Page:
We are about halfway through our sugar fast. And we’re doing fine!
FishBoy9 said today, “I can think of a million things I want to have on Easter.” (That’s the day when we break our sugar fast.) “You know. I probably won’t like all that junky stuff when it’s over.”
A mother can only hope.
FishBoy13 and I talked about it this morning as well. He said, “The problem is that so much normal food has sugar in it.”
So it does. So it does.
Now three weeks into it, with three weeks to go, here are some thoughts on how it’s gone down for us so far:
1. We read labels more.
When I first started thinking about this in December (when I myself was overindulging in sweets), I thought it would be easy. In some ways, it has been. But, three weeks ago when we started this “no-added sugar” thing, I wasn’t so sure. Have you read labels recently?
Our whole family has received a crash course in reading labels. I thought that I was pretty good about it in general, but I was really surprised, as were my kids and husband.
In fact, I think that brands change their ingredients from time to time. Years ago, I remember there being at least one yogurt company that sweetened with fruit only. Now I can’t find a one. They all say “evaporated sugar cane juice”. Ahem. That’s still sugar.
FishBoy13 and I had a laugh today at Target when we found a “healthier” yogurt with the label “not a lot of sugar”. Seriously, that’s what it said. But, sugar was still the second ingredient on the list.
I find myself more surprised to find a food without sugar than with it, like the spaghetti sauce Gramma had at her house. Most pasta sauces have added sugar and this one didn’t!
2. We make more things ourselves.
Since a lot of commercial items are full of sugar and the no-added sugar items are often more expensive, I find that it’s just easier to make my own. It’s saving us money, and typically it tastes better. The family generally likes our homemade versions better than store-bought, anyway. So, it’s a double win.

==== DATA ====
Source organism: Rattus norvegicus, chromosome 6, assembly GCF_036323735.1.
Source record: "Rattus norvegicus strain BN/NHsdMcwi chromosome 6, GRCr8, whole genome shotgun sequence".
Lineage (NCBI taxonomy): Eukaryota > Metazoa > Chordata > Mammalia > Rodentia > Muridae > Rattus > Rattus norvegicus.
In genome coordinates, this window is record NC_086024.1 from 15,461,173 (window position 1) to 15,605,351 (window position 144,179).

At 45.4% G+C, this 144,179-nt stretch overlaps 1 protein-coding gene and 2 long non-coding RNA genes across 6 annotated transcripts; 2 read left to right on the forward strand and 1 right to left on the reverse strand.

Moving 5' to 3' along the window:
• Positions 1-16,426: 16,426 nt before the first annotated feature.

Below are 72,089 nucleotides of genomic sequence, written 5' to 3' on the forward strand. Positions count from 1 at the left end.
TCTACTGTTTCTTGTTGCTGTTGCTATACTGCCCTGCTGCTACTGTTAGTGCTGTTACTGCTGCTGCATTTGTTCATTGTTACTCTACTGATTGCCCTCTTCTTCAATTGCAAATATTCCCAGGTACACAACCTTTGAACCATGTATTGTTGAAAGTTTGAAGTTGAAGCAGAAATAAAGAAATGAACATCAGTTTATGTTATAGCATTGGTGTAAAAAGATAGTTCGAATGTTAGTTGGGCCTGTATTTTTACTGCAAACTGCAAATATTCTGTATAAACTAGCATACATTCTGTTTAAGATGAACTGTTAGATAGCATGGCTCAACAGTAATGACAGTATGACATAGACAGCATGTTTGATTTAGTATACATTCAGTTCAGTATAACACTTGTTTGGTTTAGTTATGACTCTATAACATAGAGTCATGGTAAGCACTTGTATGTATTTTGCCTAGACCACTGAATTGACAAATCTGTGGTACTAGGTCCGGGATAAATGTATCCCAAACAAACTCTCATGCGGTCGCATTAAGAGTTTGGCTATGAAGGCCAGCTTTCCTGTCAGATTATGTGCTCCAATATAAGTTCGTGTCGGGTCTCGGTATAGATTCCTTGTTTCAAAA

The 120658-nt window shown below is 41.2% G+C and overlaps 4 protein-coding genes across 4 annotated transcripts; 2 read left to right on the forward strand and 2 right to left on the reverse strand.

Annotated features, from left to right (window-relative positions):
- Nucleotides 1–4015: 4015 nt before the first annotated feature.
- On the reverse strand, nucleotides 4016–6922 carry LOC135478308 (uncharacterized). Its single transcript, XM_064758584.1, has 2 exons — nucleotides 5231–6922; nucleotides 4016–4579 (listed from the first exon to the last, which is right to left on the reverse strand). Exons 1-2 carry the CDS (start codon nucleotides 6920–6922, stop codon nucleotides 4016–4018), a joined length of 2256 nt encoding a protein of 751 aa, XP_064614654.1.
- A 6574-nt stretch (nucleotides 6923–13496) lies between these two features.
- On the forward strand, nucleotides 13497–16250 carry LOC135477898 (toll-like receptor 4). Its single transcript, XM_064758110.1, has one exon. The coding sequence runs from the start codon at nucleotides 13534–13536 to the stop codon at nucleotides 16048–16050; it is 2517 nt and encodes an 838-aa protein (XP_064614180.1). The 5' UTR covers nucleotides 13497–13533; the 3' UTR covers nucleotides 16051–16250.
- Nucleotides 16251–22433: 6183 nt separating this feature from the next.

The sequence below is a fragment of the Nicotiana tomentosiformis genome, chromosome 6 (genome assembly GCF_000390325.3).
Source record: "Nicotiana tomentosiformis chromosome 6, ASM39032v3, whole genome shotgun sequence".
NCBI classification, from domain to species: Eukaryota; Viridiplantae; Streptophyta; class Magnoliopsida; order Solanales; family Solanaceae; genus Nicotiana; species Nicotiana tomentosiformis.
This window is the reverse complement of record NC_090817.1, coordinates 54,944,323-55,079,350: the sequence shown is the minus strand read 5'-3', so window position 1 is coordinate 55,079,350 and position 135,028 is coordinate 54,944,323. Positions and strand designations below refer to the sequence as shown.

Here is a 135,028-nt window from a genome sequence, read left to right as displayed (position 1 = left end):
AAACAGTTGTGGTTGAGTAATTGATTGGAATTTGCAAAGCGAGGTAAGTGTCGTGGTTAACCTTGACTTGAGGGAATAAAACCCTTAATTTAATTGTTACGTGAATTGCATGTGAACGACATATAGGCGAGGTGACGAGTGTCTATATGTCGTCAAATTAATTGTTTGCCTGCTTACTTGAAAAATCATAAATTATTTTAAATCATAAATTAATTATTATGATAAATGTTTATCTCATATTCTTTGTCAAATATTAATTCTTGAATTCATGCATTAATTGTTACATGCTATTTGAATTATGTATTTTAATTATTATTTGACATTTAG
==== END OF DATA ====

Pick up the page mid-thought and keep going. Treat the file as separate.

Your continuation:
3. We eat more fruit.
Fresh and frozen, unsweetened fruit, particularly of the organic variety, is not cheap. But, it also rarely goes to waste at our house. In addition to our produce box, I buy organic at the store when it’s on sale or if it’s one of the dirty dozen — if I can stomach the price.
We’re eating more fruit this month instead of sweet treats like ice cream or candy. Even if it costs a bit more, I feel good about the kids snacking on fruit instead of other things.
4. We are finding no-sugar added convenience items.
I confess to getting a bit weary of kitchen work, so I’ve been happy to find some little cheats here and there.
- Larabars – though, I’ve started making my own and we like homemade better
- Trader Joe’s Shredded Wheat Cereal – an easy alternative to homemade granola
- Trader Joe’s Harvest Whole Wheat Bread – there are not enough hours in the day to bake sandwich bread
- Trader Joe’s Tortillas – ditto
- St. Dalfour’s All-Fruit Spread – I’m going to experiment with all-fruit jam this spring
5. We eat at home more often.
Since I don’t want to micromanage what the kids eat if we go out to eat, we just haven’t done it very much. It’s just easier to come home and make grilled cheese or something. We’ve done Chipotle, but that’s expensive for the whole family. Eating at home is working better.
Even date nights haven’t been that exciting on the food front. We’ve gone to two of our favorite places in the last couple weeks and both times were a disappointment. We decided it’d be more enjoyable to have a quiet dinner at home and watch a movie. And this is from the girl who LOVES to eat out.
We’re saving money by changing our diet.
So, that’s where we are today, about halfway through our challenge. The kids don’t complain. They have exceptional attitudes about the whole thing. It’s really so amazing. I’m feeling very blessed.
Have you ever made family-wide diet changes?
What’s been your experience?